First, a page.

The format wars are over as Sony calls time on Betamax
TOKYO - The format wars are finally over. Sony has announced it is to cease production of its Betamax video recorders and will only make 2,000 more machines.
However, in the end it was defeated not by rival tape format VHS -- which purists have long argued is inferior to Betamax -- but has been seen off by the advent of digital technology.
Betamax was the original video format, released by Sony 27 years ago. However, it was soon outstripped in popularity by rival Japanese firm Matsushita's VHS format, despite Betamax offering better quality.
From a peak of 2.3m units produced in 1984, Sony produced only 2,800 Betamax machines in the 12-month period ending March 2002.
The end has been a long time in coming after Betamax was first withdrawn from sale outside Japan in the 1990s. Owners of Betamax equipment, however, will not be left high and dry. Sony says it will continue to offer repairs and make tapes for the machines.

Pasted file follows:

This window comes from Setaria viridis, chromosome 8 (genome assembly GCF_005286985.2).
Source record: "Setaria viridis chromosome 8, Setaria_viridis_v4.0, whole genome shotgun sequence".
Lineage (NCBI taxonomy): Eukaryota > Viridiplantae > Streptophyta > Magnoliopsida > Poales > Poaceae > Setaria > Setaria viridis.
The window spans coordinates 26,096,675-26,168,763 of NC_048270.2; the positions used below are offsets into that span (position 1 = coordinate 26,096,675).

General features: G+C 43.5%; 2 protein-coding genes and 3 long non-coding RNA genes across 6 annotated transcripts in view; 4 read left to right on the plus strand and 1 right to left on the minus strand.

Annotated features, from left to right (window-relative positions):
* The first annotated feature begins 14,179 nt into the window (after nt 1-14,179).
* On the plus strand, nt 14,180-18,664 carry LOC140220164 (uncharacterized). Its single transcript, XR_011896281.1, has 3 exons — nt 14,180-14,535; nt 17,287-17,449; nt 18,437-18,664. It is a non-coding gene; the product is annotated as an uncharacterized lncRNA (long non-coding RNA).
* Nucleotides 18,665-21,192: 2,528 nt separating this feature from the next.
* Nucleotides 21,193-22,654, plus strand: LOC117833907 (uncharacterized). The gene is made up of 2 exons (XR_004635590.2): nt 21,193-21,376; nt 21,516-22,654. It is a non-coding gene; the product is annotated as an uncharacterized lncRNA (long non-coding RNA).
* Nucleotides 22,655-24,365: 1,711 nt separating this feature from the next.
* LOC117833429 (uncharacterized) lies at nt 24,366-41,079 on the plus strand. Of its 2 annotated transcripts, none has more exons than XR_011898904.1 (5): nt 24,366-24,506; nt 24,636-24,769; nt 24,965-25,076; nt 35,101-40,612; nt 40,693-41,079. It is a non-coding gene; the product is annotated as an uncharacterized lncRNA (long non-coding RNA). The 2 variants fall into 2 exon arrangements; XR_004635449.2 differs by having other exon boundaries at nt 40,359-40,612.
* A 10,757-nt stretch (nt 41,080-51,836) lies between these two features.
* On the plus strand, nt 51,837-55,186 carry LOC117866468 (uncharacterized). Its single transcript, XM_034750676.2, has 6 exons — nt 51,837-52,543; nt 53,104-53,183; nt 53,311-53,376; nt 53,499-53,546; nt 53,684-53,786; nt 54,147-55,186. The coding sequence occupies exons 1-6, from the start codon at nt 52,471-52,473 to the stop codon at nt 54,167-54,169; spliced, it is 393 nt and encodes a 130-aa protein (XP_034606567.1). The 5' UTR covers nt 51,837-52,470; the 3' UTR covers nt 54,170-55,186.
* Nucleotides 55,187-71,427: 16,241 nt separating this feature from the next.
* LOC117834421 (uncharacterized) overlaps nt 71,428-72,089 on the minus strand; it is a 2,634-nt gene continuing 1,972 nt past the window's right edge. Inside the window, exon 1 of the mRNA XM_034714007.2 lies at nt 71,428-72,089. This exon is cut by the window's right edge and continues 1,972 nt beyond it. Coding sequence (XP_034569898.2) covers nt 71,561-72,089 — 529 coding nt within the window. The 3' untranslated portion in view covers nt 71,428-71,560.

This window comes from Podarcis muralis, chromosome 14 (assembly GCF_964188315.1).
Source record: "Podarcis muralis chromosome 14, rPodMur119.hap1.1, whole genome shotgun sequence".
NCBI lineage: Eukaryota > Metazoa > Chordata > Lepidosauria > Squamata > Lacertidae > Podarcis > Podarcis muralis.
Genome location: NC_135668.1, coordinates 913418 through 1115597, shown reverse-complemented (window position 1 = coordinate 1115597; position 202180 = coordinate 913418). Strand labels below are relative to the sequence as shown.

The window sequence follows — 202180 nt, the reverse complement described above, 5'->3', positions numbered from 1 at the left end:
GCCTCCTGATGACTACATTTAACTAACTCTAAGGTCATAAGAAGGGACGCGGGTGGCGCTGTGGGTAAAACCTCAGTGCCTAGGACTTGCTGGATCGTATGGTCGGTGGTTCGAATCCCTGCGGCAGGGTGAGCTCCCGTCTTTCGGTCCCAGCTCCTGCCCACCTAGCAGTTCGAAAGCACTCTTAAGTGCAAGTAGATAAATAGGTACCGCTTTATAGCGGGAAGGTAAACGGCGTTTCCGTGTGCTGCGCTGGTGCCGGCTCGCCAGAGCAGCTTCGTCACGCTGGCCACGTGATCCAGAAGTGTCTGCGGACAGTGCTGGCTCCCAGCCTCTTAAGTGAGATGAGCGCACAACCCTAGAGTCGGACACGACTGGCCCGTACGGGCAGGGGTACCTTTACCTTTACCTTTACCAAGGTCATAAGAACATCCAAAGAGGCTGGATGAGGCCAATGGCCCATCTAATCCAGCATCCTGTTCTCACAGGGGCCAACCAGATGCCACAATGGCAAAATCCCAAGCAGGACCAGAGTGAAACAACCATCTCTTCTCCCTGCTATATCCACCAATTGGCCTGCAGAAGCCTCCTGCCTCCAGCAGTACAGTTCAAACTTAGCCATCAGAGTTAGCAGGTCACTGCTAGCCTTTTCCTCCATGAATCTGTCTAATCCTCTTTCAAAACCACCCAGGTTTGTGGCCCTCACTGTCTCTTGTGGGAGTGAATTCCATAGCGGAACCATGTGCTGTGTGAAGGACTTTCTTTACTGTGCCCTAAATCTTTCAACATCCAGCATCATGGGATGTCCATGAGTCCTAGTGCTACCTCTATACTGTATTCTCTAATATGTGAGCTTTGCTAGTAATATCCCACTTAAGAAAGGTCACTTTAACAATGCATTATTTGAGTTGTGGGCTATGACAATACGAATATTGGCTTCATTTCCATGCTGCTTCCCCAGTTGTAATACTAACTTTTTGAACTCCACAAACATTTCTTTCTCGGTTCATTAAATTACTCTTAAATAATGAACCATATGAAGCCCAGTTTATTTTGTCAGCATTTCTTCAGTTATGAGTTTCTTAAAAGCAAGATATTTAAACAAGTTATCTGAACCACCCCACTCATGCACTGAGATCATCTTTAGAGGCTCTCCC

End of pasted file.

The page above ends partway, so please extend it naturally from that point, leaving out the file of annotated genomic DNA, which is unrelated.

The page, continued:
Despite the fact that the movie industry now makes a vast amount of money from the video industry, it was initially opposed to the video recorder.
In 1976, Universal City Studios took Sony to court, accusing the Japanese electronics giant of contributory copyright infringement, on the basis that taping television shows was illegal. However, Sony eventually won the case, which ran for almost 10 years.
In a statement, the company said: "With digital machines and other new recording formats taking hold in the market, demand has continued to decline and it has become difficult to secure parts."
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